If it were true that we now live in a post-racial America—which it isn’t—it would seem that the airline industry Hasn’t gotten the memo. Apparently, it’s still very difficult for family members to travel on planes if there’s a child involved and everyone isn’t of the exact same race.
In California, a white woman is accusing Southwest Airlines of racial profiling after an incident where she said she was accused of human trafficking while traveling with her biracial daughter.
Mary MacCarthy, the mother, told CNN she and her 10-year-old daughter, Moira, were flying from Los Angeles to Denver on October 22 because MacCarthy’s brother had just died. The two had to stop in San Jose before boarding another flight continuing to Denver and MacCarthy realized she and her daughter wouldn’t be seated together.
“I asked flight attendants if we could be seated together but they told us we’d each have to take a middle seat,” MacCarthy said. “So with their permission, I asked other passengers if they would kindly move so we could be together, especially as my daughter was grieving, and they did. People are nice.”
So they got to sit together and all was right in the world—until they got to Denver and were confronted by police officers.
“I got quite a shock; having lost my brother the night before, I thought that someone else in my family had died and that police had been sent to deliver the news!” MacCarthy wrote in an email to Southwest Airlines’ media team, which was included in the police report, according to CNN. “As for my daughter, she was terribly frightened: she was already experiencing the trauma of her uncle’s death, and she is scared of police due to constant headlines about how police treat Black people (she is Black). She began to sob and was inconsolable.”
MacCarthy said the cops met them in Denver “because my daughter and I were reported for suspicious behavior, acting suspiciously before boarding and while boarding.”
“I took out my phone and immediately started recording,” she continued. “I told (the officer) who we were and that my daughter was crying because she had lost a family member.”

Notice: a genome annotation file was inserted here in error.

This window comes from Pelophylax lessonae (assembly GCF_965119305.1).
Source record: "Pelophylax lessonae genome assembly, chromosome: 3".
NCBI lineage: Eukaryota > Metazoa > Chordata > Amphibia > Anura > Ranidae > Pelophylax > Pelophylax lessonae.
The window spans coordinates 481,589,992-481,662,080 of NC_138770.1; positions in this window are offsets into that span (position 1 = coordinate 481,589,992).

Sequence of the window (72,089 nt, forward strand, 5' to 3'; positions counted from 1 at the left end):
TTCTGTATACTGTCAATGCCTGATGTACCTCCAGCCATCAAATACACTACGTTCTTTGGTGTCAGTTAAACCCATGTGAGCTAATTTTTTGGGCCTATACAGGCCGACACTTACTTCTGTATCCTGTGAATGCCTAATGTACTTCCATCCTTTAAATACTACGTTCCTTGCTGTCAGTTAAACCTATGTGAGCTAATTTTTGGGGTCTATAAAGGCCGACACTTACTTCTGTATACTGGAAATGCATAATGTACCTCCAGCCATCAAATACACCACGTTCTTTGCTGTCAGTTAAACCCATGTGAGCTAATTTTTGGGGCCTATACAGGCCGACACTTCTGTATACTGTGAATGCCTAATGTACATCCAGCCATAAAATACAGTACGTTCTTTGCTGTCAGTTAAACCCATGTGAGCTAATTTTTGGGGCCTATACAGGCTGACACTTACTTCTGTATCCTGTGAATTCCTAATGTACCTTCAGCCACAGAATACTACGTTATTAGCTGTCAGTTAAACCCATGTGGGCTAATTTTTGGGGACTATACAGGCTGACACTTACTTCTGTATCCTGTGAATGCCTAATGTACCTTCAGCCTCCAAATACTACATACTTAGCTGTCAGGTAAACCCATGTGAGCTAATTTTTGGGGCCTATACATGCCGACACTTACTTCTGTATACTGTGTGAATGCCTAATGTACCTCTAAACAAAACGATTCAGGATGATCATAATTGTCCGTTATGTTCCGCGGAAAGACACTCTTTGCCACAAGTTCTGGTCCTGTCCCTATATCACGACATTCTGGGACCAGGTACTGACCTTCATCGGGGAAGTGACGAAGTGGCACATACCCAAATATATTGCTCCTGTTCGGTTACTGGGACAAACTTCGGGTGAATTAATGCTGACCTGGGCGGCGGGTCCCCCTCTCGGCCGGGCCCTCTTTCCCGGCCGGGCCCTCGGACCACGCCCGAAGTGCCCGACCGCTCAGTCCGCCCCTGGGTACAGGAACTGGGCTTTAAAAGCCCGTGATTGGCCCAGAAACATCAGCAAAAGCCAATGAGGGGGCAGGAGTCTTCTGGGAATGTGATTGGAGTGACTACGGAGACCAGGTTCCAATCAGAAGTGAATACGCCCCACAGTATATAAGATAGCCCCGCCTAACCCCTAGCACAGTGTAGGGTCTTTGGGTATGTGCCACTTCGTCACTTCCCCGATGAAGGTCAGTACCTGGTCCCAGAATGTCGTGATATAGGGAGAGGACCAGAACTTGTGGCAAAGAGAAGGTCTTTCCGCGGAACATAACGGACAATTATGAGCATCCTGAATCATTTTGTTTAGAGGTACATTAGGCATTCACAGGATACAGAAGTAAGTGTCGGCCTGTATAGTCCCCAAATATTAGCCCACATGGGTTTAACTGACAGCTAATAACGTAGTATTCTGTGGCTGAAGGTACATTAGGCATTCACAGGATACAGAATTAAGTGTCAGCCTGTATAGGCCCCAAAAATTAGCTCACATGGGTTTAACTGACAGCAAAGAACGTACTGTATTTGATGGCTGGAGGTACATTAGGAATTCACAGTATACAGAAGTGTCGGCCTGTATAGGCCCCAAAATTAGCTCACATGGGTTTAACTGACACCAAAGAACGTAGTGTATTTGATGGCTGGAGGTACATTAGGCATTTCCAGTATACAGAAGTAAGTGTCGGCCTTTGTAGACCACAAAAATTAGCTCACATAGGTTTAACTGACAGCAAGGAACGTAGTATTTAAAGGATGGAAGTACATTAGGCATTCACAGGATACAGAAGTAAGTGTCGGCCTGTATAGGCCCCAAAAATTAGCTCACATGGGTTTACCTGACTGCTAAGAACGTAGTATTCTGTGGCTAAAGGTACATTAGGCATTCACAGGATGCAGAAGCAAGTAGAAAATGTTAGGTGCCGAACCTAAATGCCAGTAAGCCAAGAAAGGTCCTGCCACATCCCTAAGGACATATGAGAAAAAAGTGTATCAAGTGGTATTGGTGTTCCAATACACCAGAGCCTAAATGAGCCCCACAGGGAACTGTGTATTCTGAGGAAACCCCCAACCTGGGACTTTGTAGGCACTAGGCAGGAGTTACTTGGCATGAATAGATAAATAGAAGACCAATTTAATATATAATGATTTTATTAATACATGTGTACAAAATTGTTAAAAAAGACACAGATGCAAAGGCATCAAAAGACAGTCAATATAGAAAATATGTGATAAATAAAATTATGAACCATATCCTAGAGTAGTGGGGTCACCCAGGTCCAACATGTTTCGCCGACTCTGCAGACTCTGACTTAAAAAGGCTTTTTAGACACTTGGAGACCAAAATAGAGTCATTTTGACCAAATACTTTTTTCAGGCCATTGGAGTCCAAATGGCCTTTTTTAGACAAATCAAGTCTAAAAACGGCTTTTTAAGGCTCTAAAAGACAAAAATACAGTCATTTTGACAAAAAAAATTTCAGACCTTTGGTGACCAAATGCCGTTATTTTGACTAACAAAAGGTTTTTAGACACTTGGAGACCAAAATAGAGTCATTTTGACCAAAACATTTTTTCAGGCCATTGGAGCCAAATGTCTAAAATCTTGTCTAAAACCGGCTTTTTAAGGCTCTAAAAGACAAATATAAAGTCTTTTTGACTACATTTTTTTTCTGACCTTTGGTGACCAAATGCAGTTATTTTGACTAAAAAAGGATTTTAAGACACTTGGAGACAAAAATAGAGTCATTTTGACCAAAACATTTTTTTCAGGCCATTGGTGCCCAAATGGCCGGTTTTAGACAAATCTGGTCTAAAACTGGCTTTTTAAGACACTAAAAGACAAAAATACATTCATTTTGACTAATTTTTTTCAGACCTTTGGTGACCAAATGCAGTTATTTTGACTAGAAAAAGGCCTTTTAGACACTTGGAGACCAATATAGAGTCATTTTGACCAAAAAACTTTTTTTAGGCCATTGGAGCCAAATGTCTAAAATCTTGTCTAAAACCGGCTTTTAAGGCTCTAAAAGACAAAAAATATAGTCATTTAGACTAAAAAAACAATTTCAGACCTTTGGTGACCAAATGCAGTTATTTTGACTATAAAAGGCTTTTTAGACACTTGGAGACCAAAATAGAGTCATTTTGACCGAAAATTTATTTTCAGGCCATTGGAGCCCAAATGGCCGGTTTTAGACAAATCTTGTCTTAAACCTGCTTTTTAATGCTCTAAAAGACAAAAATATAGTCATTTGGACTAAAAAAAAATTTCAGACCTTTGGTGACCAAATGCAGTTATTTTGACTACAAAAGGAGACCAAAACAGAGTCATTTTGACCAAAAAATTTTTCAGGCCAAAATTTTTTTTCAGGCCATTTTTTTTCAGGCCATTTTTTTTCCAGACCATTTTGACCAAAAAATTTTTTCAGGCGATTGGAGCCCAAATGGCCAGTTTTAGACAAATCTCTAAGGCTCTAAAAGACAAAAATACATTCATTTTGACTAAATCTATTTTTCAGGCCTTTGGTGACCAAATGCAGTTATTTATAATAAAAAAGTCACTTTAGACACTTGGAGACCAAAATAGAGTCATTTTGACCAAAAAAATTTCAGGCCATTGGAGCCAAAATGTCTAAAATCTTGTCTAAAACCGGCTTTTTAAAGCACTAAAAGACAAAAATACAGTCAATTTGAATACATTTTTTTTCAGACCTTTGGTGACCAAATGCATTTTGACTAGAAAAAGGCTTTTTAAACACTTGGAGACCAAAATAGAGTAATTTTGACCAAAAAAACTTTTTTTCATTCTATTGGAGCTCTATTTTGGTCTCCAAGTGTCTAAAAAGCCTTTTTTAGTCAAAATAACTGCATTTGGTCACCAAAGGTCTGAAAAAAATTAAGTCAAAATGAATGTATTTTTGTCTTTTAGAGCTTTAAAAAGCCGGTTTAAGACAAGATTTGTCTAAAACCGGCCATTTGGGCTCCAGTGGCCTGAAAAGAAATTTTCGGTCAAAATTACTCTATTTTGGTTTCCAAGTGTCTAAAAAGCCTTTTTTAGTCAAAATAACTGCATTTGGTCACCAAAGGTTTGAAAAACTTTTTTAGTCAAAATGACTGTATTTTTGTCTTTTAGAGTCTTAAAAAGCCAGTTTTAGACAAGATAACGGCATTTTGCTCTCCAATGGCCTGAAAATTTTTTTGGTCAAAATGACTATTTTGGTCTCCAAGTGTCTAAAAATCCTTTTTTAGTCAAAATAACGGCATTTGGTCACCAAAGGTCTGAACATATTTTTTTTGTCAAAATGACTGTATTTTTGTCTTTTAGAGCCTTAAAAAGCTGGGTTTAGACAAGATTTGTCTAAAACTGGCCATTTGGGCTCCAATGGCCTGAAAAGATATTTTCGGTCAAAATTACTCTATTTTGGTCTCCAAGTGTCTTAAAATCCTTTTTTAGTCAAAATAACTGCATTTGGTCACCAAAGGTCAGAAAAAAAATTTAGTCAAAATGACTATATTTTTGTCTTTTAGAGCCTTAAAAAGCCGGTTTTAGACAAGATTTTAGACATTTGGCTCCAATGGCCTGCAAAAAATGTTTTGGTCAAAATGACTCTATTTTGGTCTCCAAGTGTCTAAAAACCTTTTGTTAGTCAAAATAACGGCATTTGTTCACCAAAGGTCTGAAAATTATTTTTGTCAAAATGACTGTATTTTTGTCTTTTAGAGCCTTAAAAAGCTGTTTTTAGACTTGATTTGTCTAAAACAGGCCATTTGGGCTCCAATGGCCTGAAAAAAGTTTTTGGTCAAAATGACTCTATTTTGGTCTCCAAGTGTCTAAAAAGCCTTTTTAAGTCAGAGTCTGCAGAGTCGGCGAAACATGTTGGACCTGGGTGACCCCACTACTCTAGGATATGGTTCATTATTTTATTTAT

Ultimately, MacCarthy and her daughter were cleared of wrongdoing and allowed to leave, but the police report noted that officers were responding to a “possible Human Trafficking reported by Southwest flight attendant.”
So, let me see if I have this right: A Southwest flight attendant suspected that MacCarthy might be trafficking her daughter. But also, Southwest flight attendants initially told MacCarthy and Moira they couldn’t be seated together, which meant Moira could potentially have been seated next to adult strangers, which could possibly have led to…Know what? I’m just going to move on.
MacCarthy said she never received an apology from the airline, which indicates that she wasn’t very used to racial profiling because if she was, she’d know how seldom it’s something society believes warrants an apology.
Mind you, this isn’t the first time Southwest Airlines has been involved in this kind of incident involving flights from California and Denver.
In 2018, an interracial couple was traveling with the airline from Denver to Oakland with their biracial one-year-old son when, despite having all the proper identification, a desk clerk demanded that they prove the child was theirs through *checks notes* Facebook posts.
Another thing to note is that MacCarthy being white was probably the reason this was a brief incident.
Earlier this year, a Black woman was traveling with Frontier Airlines with her 4-year-old adoptive white sister from—bruh, again—Denver to Fort Worth, Texas, when she was confronted at the gate of Dallas Fort Worth International Airport by police after a passenger suspected her of trafficking and reported her. In that incident, even after the Black woman’s mother and social worker spoke to the authorities to confirm the two were family, officers continued to follow them to baggage claim so they could question the person giving them a ride from the airport.
Listen: I get that human trafficking, and specifically, child trafficking, is a serious problem, but when someone reports suspicious activity, maybe it’s time authorities start asking what the nature of the suspicion is before they just start pouncing on people. If the suspicion begins and ends at the fact that all parties aren’t of the same hue, maybe at least consider the possibility that the interrogation isn’t warranted.
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